Question: Robinson-Foulds Distance : Number Of Trees At Distance K From A Fixed Tree
gravatar for manuellafond
6.3 years ago by
manuellafond0 wrote:


This is for members who might be knowledgeable about the Robinson-Foulds distance. I have a fixed tree T and a bunch of other trees B.

I use the Robinson-Foulds (RF) distance to compare the trees in B with T, and I get a distribution of distances. I'd like to show that this distribution is significantly different from random. In other words, my null hypothesis is that there is no relationship between the trees of B and the RF-distance. In order to contradict this hypothesis, it would help to know how the trees distances from T are distributed if I include all the possible trees.

Hence the question : is it possible to know the number of trees at distance k from a fixed tree T ?

phylogeny tree • 2.8k views
ADD COMMENTlink modified 11 months ago by leonardini0 • written 6.3 years ago by manuellafond0
gravatar for Michael Dondrup
6.3 years ago by
Bergen, Norway
Michael Dondrup47k wrote:

This problem should be accessible to full enumeration as the number of different tree topologies is finite. You have to impose two further constraints though:

  • The number of nodes (e.g. |B| := |T| for all pairs (B, T), or a range) in the tree
  • The maximum number of child-nodes per node (or unlimited)

Then, you can enumerate all possible trees with these properties (excluding symmetric trees) and compute the RF-distance to T for each. With this you can compute the discrete probability (and therefore a P-value) to get an observation RF(B,T) = k or anything more extreme, provided all trees have the same prior probability of occurring.

This gets more complicated if there should be an arbitrary number of nodes per tree, one might ask how much sense it makes to compare a tree with 1000 nodes with one having 10 nodes. So, I do not know how to solve this but doubt that taking into account different node counts makes sense.

Anyway, the number of trees that can contribute to achieve a distance that is less or equal to k is finite as well. Assume for example, that adding or deleting a node is defined for the metric and has constant cost c := 1 adding to the distance, then you only need to take into account those trees which have N nodes such that |T|-k <= N <= |T| + k (with |T| : number of nodes of tree T).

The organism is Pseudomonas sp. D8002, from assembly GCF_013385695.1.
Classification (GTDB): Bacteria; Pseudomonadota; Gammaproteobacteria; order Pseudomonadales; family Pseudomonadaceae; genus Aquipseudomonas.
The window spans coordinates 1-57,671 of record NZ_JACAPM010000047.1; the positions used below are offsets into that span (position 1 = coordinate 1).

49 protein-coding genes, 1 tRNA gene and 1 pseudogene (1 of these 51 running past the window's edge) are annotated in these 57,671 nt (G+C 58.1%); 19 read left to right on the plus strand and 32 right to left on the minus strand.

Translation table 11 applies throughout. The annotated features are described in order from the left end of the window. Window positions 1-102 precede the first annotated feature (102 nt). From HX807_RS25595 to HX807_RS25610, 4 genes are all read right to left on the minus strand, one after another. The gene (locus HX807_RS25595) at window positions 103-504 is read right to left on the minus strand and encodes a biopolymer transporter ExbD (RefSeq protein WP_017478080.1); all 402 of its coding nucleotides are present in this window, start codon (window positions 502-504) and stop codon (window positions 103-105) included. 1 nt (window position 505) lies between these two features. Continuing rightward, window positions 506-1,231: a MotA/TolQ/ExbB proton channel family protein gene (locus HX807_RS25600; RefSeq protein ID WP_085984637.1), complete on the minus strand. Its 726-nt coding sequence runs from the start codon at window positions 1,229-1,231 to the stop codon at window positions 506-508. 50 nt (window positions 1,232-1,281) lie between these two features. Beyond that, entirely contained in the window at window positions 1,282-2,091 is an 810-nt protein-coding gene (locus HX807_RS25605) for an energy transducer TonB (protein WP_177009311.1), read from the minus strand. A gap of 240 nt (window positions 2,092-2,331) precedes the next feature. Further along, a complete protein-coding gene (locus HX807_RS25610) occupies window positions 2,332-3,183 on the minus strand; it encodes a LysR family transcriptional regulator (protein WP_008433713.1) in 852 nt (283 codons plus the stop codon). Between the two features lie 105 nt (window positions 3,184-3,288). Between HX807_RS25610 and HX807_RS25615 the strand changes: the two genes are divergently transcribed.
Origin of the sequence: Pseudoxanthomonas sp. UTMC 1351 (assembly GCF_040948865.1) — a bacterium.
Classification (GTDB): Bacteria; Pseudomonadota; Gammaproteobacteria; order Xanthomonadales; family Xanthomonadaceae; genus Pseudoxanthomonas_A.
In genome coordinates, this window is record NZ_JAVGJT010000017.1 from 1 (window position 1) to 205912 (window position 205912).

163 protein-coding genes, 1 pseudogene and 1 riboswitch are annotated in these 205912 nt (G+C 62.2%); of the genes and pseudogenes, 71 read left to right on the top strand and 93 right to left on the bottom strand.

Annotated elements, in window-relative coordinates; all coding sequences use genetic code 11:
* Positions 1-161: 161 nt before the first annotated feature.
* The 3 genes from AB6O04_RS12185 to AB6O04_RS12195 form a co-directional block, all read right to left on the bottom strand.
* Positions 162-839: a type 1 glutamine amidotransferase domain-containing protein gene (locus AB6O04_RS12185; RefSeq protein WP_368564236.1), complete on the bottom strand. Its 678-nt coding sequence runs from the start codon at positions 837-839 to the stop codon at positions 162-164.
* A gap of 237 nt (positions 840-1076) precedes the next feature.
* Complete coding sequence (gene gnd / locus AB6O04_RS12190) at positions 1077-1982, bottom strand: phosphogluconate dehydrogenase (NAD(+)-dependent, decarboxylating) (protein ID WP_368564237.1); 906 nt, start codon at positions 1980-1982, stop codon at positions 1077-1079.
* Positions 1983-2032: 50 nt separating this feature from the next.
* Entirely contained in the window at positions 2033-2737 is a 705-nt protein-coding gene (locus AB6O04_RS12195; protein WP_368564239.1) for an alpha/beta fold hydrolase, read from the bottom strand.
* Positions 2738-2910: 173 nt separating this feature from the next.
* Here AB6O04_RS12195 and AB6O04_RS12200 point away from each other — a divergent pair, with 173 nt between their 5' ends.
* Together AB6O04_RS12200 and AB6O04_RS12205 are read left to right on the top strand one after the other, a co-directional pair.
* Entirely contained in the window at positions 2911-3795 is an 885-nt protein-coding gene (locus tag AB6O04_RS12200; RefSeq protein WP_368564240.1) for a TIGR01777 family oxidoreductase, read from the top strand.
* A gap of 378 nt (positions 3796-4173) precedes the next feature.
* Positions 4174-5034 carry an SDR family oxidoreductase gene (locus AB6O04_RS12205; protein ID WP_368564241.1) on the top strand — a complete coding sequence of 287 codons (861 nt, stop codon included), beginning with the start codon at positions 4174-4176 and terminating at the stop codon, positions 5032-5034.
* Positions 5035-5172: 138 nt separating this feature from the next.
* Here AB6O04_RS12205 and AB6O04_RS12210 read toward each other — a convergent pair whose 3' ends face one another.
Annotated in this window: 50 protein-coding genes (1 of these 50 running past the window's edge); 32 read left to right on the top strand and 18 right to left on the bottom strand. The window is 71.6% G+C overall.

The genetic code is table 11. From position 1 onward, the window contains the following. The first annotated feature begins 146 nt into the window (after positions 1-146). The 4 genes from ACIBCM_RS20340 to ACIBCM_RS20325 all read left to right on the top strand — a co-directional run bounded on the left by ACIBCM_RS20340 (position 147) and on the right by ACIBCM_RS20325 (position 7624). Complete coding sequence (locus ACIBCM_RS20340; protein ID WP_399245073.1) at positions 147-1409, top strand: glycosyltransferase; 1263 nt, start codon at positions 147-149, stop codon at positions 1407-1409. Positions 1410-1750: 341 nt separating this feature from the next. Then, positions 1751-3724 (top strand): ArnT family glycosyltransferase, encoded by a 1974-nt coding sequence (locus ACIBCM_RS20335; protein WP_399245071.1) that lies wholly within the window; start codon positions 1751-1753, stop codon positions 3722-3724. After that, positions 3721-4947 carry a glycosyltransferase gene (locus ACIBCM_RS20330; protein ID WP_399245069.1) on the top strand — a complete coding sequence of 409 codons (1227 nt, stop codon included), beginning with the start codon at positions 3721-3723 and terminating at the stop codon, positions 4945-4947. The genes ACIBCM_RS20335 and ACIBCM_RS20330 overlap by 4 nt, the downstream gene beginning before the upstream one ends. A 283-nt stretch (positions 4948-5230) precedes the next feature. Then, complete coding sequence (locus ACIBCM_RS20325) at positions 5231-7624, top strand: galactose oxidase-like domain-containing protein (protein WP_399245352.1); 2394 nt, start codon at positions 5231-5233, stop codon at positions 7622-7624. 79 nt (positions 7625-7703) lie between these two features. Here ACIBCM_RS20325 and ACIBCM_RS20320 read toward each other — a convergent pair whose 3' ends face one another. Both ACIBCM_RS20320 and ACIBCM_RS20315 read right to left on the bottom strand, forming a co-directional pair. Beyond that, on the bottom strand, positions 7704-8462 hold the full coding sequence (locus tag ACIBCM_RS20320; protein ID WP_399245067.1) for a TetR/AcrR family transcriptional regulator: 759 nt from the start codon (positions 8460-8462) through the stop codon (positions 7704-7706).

ADD COMMENTlink modified 6.3 years ago • written 6.3 years ago by Michael Dondrup47k

By the way, while this solves the original problem, I don't think it has any practical application to phylogentics, because:

  • ignores branch depth
  • "provided all trees have the same prior probability of occurring" which is obviously not the case
ADD REPLYlink modified 6.3 years ago • written 6.3 years ago by Michael Dondrup47k

Yes thank you. I didn't go into the details but ignoring branch lengths and possible trees should be sufficient for the analysis at hand. I also forgot to mention that all the trees have the same number of nodes. The real question, which I should have made more precise, was "Can we find the number of trees at distance k analytically, purely by mathematical methods and without resorting to generating all non-isomorphic trees ?". But after searching and asking around, I'm getting pretty convinced that this hasn't been solved and is likely to be a tough problem. So I'll probably do as you suggest. Thank you for your answer.

ADD REPLYlink modified 6.2 years ago • written 6.2 years ago by manuellafond0

While the number of tree topologies is finite, it becomes intractable for even modest taxon sets. Felsenstein (1978; gives the equation for the number of labelled bifurcating rooted trees for n taxa:

(2n-3)! / [2^(n-2) * (n-2)!]

The number of unrooted trees for x taxa can be obtained from the equation above by setting n = x - 1.

For example, for just 10 taxa the number of unrooted trees is 2,027,025 and the number of rooted tree is 34,459,425.

ADD REPLYlink written 4.3 years ago by phylo.jwb0
gravatar for leonardini
11 months ago by
leonardini0 wrote:

This paper might be of interest: And we have an much faster, nearly cubic-time, implementation here: (please contact me if you decide to use it and want to cite it).

ADD COMMENTlink written 11 months ago by leonardini0
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